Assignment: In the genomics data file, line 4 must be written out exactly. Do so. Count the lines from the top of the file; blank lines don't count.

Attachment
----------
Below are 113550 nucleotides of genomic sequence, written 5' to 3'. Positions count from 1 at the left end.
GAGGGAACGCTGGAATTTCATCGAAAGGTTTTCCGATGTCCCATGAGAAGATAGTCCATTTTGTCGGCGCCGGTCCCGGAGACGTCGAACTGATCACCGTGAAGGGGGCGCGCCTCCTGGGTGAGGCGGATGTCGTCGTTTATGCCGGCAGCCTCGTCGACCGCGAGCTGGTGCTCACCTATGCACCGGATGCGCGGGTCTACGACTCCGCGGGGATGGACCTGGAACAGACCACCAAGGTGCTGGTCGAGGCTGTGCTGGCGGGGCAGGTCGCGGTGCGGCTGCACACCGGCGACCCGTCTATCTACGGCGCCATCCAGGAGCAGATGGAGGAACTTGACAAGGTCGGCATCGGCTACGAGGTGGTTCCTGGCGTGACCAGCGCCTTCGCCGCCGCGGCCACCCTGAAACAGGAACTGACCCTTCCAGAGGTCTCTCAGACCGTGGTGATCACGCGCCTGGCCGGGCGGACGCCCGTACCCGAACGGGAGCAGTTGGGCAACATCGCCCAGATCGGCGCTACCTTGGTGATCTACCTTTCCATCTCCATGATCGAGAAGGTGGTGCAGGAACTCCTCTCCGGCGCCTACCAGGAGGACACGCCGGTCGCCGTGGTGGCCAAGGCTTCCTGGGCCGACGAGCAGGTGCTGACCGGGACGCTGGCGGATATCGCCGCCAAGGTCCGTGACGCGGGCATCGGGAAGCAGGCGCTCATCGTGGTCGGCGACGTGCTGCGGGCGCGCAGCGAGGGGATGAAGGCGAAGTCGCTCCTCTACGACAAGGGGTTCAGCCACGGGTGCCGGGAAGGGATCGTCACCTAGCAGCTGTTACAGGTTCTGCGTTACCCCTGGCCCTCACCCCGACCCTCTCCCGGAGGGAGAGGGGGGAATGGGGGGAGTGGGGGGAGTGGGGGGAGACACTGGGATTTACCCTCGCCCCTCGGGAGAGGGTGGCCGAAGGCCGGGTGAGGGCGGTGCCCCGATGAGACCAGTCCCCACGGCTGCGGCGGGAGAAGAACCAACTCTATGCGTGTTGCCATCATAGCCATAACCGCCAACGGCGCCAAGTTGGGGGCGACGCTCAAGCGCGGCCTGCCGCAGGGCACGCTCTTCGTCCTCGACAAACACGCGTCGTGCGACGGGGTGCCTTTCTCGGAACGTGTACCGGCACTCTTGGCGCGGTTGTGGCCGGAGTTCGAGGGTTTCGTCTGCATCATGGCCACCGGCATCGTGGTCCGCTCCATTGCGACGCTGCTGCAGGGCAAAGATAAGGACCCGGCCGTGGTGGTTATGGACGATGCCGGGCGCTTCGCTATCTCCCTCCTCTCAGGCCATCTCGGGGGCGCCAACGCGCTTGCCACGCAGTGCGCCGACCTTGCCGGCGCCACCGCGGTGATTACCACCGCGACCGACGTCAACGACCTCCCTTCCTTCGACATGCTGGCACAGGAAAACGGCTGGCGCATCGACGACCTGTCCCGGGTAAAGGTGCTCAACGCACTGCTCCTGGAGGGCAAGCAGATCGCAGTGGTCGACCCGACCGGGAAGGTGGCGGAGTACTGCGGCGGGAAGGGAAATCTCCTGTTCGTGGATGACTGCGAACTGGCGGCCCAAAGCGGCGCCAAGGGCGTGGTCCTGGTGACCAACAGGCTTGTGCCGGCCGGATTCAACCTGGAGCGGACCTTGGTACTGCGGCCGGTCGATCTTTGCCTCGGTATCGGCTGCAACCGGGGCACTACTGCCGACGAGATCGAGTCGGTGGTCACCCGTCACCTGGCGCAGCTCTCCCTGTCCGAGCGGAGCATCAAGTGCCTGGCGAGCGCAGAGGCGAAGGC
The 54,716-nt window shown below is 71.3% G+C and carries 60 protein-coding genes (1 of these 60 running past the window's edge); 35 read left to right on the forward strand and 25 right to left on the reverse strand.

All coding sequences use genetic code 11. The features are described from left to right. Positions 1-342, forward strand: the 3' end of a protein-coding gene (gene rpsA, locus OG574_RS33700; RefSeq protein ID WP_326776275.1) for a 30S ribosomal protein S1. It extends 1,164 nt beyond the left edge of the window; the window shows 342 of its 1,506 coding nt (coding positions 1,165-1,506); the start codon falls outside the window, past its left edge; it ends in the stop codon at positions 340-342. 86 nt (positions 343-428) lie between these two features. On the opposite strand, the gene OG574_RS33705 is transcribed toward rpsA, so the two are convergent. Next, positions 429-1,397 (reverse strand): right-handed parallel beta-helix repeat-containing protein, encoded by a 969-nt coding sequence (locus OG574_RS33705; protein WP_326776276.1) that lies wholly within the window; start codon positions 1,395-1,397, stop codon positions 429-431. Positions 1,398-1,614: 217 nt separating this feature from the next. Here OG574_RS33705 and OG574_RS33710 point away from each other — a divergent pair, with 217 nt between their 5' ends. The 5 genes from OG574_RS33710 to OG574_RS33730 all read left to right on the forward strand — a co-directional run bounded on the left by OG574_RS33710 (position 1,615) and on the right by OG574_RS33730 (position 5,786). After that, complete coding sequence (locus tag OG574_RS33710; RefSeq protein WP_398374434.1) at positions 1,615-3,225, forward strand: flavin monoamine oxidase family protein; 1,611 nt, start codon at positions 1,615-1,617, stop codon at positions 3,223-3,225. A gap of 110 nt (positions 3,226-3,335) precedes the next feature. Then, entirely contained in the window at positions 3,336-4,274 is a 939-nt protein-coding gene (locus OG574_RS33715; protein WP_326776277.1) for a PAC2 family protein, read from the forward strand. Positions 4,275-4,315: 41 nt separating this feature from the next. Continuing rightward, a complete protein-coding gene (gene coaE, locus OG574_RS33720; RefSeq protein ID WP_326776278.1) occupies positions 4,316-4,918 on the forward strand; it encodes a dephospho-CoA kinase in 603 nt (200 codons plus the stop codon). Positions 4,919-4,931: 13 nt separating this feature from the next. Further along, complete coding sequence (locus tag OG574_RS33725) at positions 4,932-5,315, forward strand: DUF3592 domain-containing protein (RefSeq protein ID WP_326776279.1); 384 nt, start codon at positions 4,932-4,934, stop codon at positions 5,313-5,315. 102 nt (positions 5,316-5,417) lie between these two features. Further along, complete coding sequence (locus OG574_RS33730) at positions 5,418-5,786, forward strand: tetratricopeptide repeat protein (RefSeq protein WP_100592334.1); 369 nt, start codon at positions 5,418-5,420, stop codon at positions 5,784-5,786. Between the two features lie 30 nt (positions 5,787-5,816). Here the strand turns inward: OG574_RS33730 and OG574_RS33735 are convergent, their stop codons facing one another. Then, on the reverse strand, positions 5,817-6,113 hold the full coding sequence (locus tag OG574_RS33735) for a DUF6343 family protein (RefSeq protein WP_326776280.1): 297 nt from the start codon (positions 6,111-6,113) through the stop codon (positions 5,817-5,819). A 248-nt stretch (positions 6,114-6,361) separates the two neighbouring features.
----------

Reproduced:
All coding sequences use genetic code 11. The features are described from left to right. Positions 1-342, forward strand: the 3' end of a protein-coding gene (gene rpsA, locus OG574_RS33700; RefSeq protein ID WP_326776275.1) for a 30S ribosomal protein S1. It extends 1,164 nt beyond the left edge of the window; the window shows 342 of its 1,506 coding nt (coding positions 1,165-1,506); the start codon falls outside the window, past its left edge; it ends in the stop codon at positions 340-342. 86 nt (positions 343-428) lie between these two features. On the opposite strand, the gene OG574_RS33705 is transcribed toward rpsA, so the two are convergent. Next, positions 429-1,397 (reverse strand): right-handed parallel beta-helix repeat-containing protein, encoded by a 969-nt coding sequence (locus OG574_RS33705; protein WP_326776276.1) that lies wholly within the window; start codon positions 1,395-1,397, stop codon positions 429-431. Positions 1,398-1,614: 217 nt separating this feature from the next. Here OG574_RS33705 and OG574_RS33710 point away from each other — a divergent pair, with 217 nt between their 5' ends. The 5 genes from OG574_RS33710 to OG574_RS33730 all read left to right on the forward strand — a co-directional run bounded on the left by OG574_RS33710 (position 1,615) and on the right by OG574_RS33730 (position 5,786). After that, complete coding sequence (locus tag OG574_RS33710; RefSeq protein WP_398374434.1) at positions 1,615-3,225, forward strand: flavin monoamine oxidase family protein; 1,611 nt, start codon at positions 1,615-1,617, stop codon at positions 3,223-3,225. A gap of 110 nt (positions 3,226-3,335) precedes the next feature. Then, entirely contained in the window at positions 3,336-4,274 is a 939-nt protein-coding gene (locus OG574_RS33715; protein WP_326776277.1) for a PAC2 family protein, read from the forward strand. Positions 4,275-4,315: 41 nt separating this feature from the next. Continuing rightward, a complete protein-coding gene (gene coaE, locus OG574_RS33720; RefSeq protein ID WP_326776278.1) occupies positions 4,316-4,918 on the forward strand; it encodes a dephospho-CoA kinase in 603 nt (200 codons plus the stop codon). Positions 4,919-4,931: 13 nt separating this feature from the next. Further along, complete coding sequence (locus tag OG574_RS33725) at positions 4,932-5,315, forward strand: DUF3592 domain-containing protein (RefSeq protein ID WP_326776279.1); 384 nt, start codon at positions 4,932-4,934, stop codon at positions 5,313-5,315. 102 nt (positions 5,316-5,417) lie between these two features. Further along, complete coding sequence (locus OG574_RS33730) at positions 5,418-5,786, forward strand: tetratricopeptide repeat protein (RefSeq protein WP_100592334.1); 369 nt, start codon at positions 5,418-5,420, stop codon at positions 5,784-5,786. Between the two features lie 30 nt (positions 5,787-5,816). Here the strand turns inward: OG574_RS33730 and OG574_RS33735 are convergent, their stop codons facing one another. Then, on the reverse strand, positions 5,817-6,113 hold the full coding sequence (locus tag OG574_RS33735) for a DUF6343 family protein (RefSeq protein WP_326776280.1): 297 nt from the start codon (positions 6,111-6,113) through the stop codon (positions 5,817-5,819). A 248-nt stretch (positions 6,114-6,361) separates the two neighbouring features.